Greg Lukianoff’s book “Unlearning Liberty” has generated a lot of recent press. Following a long line of publications wary of higher education’s drift away from classical ideals, Lukianoff is more effective than most. That’s because he calls college administrators on the carpet for no small offense: First Amendment violations.
I had the chance to hear Lukianoff, president of the Foundation for Individual Rights in Education (FIRE), speak at the University of Pennsylvania last month, and his career spent fighting draconian college speech codes deserves our attention. FIRE is a civil liberties nonprofit that pressures American higher education to uphold individual rights, free speech, freedom of association, freedom of conscience and honest inquiry — the kind of values historically associated with the marketplace of ideas. FIRE litigates cases and makes egregious incident of censorship on American campuses known to the public media.
Lukianoff detailed outrageous examples at plenty of universities. These Orwellian crack-downs include Yale University’s attempt to revoke an F. Scott Fitzgerald quote off a football T-shirt and Northeastern University’s prohibition of any email the administrators deem “annoying.” The Yale quote, if you’re curious, is “I think of all Harvard men as sissies,” from Fitzgerald’s 1920 novel This Side of Paradise.
It’s true that speech codes at private colleges like Swarthmore present somewhat trickier cases than public universities, since the Bill of Rights only applies to governmental power, not associations that students willingly enter into. Regardless, America’s colleges ought to be upholding the unbridled life of the mind. I doubt Swarthmore and other elite private schools want to make a habit of restricting student speech. Indeed, many students and faculty celebrate our campus as place where they can personally experiment and express themselves in a way they didn’t feel comfortable at home or in other outside communities. This is why it’s all the more disturbing that Swarthmore’s code earns a “red light” on FIRE’s website.
Lest you dismiss FIRE as some right-wing outfit with a bone to pick, Lukianoff describes himself as a lifelong Democrat and recently told the Wall Street Journal that he is a “passionate believer” in gay marriage and legal abortion. But these beliefs, Lukianoff insists, make him all the more defensive of free speech and open conversation in the public forum.
Swarthmore’s alarming ranking on FIRE.org stems mostly from our overbroad harrassment policy in which even “leers” or “jokes” can get you into serious trouble “whether or not they were made about or directed to the grievant and whether or not intended to insult or degrade.” Obviously harassment is a sensitive issue and a serious offense. But that means the accusation, when made, should be backed by clearly-written language and evidence of wrongdoing.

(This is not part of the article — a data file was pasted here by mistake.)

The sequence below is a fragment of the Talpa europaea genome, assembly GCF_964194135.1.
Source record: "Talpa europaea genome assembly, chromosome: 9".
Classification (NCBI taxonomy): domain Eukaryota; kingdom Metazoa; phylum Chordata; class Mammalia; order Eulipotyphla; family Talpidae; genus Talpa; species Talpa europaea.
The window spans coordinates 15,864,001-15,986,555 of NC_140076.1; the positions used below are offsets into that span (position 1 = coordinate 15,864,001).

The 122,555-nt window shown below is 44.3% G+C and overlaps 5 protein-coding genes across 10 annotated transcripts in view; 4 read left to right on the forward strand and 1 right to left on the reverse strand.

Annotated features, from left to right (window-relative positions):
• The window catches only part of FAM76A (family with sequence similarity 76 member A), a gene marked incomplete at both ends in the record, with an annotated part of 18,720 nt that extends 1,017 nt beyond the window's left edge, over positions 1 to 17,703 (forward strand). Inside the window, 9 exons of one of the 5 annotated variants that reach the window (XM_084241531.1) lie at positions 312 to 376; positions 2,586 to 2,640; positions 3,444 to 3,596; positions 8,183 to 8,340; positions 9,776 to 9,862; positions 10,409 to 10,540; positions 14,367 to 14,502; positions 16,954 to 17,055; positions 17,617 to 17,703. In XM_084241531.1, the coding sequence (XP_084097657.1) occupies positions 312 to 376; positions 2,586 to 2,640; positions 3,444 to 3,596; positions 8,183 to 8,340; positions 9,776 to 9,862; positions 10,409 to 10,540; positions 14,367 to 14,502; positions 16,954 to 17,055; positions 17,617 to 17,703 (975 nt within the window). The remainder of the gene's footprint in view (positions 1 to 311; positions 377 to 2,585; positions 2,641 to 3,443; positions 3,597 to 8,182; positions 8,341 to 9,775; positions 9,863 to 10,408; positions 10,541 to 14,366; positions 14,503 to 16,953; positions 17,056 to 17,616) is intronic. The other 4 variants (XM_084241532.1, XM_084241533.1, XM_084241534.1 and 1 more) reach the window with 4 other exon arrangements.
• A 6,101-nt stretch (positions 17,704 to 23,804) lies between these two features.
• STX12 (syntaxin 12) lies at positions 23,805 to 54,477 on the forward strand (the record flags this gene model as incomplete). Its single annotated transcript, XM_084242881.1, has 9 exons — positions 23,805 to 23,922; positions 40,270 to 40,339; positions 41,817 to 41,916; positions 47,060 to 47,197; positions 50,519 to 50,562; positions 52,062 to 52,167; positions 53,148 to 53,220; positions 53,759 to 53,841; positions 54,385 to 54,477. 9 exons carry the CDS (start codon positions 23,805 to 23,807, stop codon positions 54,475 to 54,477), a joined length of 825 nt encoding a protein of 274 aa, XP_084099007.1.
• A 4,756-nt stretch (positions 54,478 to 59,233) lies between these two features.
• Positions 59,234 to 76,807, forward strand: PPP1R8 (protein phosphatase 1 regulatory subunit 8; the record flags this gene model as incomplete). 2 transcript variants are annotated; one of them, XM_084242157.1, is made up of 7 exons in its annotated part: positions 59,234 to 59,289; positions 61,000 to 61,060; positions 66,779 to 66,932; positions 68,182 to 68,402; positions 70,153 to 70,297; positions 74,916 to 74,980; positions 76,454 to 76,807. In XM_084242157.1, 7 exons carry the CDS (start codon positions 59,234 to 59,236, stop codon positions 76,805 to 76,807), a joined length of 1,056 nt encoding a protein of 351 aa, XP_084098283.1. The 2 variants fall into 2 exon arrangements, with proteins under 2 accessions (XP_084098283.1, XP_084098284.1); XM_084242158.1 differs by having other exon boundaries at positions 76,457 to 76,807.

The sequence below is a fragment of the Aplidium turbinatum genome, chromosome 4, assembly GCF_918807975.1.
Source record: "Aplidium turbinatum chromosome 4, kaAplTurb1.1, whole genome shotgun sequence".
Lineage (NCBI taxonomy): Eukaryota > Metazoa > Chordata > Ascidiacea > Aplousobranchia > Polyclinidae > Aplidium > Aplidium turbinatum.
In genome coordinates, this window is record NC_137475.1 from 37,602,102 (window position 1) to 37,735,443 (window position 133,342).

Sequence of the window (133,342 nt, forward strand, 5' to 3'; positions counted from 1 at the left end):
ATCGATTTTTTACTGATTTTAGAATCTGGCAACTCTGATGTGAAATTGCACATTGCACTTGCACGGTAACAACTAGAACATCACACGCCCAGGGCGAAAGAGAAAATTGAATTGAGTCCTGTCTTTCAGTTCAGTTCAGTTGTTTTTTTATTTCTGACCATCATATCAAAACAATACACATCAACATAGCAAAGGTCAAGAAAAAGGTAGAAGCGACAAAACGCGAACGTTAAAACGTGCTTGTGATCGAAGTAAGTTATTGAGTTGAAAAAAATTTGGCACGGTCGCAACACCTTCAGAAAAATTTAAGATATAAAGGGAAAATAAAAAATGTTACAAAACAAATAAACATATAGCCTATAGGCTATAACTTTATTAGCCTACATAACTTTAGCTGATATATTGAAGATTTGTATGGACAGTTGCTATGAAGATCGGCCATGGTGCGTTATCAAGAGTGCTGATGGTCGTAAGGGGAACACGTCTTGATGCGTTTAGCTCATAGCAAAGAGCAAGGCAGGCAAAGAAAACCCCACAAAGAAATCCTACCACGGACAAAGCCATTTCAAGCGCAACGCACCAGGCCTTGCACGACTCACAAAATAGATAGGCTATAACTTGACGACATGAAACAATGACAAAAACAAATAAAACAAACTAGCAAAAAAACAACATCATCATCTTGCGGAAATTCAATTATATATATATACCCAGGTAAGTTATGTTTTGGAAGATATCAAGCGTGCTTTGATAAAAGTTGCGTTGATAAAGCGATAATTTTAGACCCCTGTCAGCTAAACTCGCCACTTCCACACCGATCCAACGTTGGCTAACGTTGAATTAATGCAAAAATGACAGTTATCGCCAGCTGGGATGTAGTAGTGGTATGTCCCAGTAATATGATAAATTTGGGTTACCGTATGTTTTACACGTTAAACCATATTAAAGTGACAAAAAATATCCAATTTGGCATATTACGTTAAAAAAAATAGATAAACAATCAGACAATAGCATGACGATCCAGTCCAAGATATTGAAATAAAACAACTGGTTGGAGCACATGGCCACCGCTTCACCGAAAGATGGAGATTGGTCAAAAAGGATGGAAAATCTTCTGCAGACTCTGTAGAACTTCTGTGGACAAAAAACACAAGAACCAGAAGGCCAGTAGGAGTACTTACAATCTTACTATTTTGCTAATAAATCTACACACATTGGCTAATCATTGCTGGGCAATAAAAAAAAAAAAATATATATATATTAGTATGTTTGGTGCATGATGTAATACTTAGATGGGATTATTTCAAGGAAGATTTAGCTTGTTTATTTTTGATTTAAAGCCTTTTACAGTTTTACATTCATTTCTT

Otherwise, the College runs into the problem of enforcement, where less sympathetic student groups or persons are likelier to be held accountable for violations such as inappropriate “sexual innuendos.” When the policy language is vague, the administration is bound to look the other way when some advocacy groups break the rules, while other, less politically correct students have the book thrown at them. With enforcement up to the administration’s interpretation and discretion, our overbroad speech rules wind up encouraging more bias, not less. In my experience, I’m unaware of any egregious censorship happening at Swarthmore. That’s a good thing, but we need clear and open speech policies that keep that the norm.
Though harassment is not protected by the First Amendment, it must meet a very specific legal definition. Namely, the Supreme Court in Davis v. Monroe writes that behavior must be “so severe, pervasive, and objectively offensive, and that it so undermines and detracts from the victims’ educational experience, that the victim-students are effectively denied equal access to an institution’s resources and opportunities.” Clearly this standard goes far beyond basic rudeness or an offensive comment.
FIRE works with universities to revise their speech policies so that they are clear, legal and consistent. It’s in our interest to do so not just from a moral standpoint but also for the administration to avoid liabilities. Hopefully Swarthmore and campuses across the country will take up the challenge, because we are by no means alone in our problematic code. Of the 364 institutions of higher education FIRE surveyed in 2009, 74 percent were found to have policies that curtail speech otherwise allowed under the Constitution.
Everyone here at Swarthmore, I’m willing to say, desires a safe and respectful learning environment. Part of that entails not wishing to be personally offended or to willingly offend others. But we cannot be so paralyzed by fear of offensiveness that we instead paralyze free speech. There is no guarantee against being offended in this world, especially not in a place like Swarthmore which purports to engage and debate some of life’s most heated questions in a rigorous academic setting.
As John Stuart Mill eloquently reminds us, “[T]he peculiar evil of silencing the expression of an opinion is, that it is robbing the human race; posterity as well as the existing generation, those who dissent from the opinion, still more than those who hold it. If the opinion is right, they are deprived of the opportunity of exchanging error for truth: if wrong, they lose, what is almost as great a benefit, the clearer perception and livelier impression of truth, produced by its collision with error.” Speak your mind, Swatties.